Blogging Changed My Life. Really.

Nubby Twiglet | Blogging Changed My Life. Really.

This week, as I wrapped up two sets of taxes, interviewed a potential intern and made my way through emails that seemed to reappear faster than I could respond and file them away, blogging felt very far away. These weeks happen where little things pile up in quick succession and it doesn’t matter how good your intentions are — carving out the free time to blog becomes nonexistent.

And while I’ve been purposely blogging less this year to focus more time towards new business ventures and client projects, as the days slipped by, it still felt weird to be parked in front of my computer but unable to post fresh content.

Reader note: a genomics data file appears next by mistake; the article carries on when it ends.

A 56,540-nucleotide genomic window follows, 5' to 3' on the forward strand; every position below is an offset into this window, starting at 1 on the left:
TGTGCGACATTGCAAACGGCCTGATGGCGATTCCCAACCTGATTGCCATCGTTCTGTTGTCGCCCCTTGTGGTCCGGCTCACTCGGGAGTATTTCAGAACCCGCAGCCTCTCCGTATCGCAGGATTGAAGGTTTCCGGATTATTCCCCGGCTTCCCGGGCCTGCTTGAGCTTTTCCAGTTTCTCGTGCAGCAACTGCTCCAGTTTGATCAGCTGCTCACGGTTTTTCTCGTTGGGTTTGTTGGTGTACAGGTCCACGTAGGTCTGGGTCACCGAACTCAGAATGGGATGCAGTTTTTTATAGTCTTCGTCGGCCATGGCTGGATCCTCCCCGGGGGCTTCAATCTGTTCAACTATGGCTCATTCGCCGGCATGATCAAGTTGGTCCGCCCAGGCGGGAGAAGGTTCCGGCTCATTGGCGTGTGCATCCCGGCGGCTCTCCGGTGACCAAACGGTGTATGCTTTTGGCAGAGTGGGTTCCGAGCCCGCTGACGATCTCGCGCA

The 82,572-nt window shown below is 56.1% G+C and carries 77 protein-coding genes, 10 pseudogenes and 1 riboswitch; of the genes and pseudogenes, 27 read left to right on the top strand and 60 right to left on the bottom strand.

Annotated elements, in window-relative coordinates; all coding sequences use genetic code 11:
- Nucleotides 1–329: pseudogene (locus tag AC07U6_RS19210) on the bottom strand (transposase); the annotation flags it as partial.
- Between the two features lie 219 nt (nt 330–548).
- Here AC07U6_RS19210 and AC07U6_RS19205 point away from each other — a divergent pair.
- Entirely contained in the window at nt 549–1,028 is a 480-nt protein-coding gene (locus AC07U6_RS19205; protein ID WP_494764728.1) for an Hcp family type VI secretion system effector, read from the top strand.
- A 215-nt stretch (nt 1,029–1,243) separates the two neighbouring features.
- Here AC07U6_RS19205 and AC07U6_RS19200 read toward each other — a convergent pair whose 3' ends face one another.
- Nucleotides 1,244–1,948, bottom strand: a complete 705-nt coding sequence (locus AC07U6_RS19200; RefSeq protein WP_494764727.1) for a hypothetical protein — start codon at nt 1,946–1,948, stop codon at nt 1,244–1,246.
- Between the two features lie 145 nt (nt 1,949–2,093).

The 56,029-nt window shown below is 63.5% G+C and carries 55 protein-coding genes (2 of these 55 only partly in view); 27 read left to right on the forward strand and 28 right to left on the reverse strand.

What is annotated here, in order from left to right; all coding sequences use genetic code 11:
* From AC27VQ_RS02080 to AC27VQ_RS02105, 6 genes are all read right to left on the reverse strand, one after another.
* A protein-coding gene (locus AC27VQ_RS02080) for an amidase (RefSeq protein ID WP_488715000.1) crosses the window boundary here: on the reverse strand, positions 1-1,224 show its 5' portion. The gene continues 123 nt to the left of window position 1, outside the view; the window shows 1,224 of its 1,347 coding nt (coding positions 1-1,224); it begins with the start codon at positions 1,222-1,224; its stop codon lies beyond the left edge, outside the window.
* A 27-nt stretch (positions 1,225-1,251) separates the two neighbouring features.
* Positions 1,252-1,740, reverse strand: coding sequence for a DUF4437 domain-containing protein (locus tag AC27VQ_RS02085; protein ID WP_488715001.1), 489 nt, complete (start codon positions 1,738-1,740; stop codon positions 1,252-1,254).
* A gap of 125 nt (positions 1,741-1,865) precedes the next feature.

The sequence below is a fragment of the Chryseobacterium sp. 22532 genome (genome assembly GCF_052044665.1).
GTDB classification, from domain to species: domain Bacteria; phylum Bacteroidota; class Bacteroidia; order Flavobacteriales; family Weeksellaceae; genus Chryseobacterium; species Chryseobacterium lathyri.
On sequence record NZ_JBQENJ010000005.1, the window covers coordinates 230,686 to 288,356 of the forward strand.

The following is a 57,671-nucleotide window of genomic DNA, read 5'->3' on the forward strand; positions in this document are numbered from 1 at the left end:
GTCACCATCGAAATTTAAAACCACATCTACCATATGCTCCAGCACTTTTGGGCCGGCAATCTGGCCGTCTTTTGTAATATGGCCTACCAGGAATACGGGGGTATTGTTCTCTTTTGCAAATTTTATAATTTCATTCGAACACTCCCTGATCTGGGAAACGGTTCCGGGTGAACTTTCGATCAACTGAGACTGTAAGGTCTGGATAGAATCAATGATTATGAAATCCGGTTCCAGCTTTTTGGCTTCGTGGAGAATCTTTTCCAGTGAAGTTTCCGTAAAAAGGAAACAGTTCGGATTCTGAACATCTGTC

This unplanned break turned into a blessing in disguise; it was the perfect opportunity to think about what blogging means to me and why I do it. Just yesterday, I found myself idly staring out my office window and in a flash, I had a moment of clarity:

Blogging is important to me because it literally changed my life. And perhaps blogging has changed yours, too.

Here’s the backstory….

In 2001, I was 20 years old and living at my dad’s house in the suburbs outside of Portland. I didn’t have the money for the art school I wanted to attend so I went to a community college down the street. I hadn’t done much traveling so my social circle carried over from high school. Oh, and I had a lot of free time on my hands because I only worked during my summer breaks (damn, those were the days). When one of my friends told me about a free blogging platform called Live Journal, I figured why not?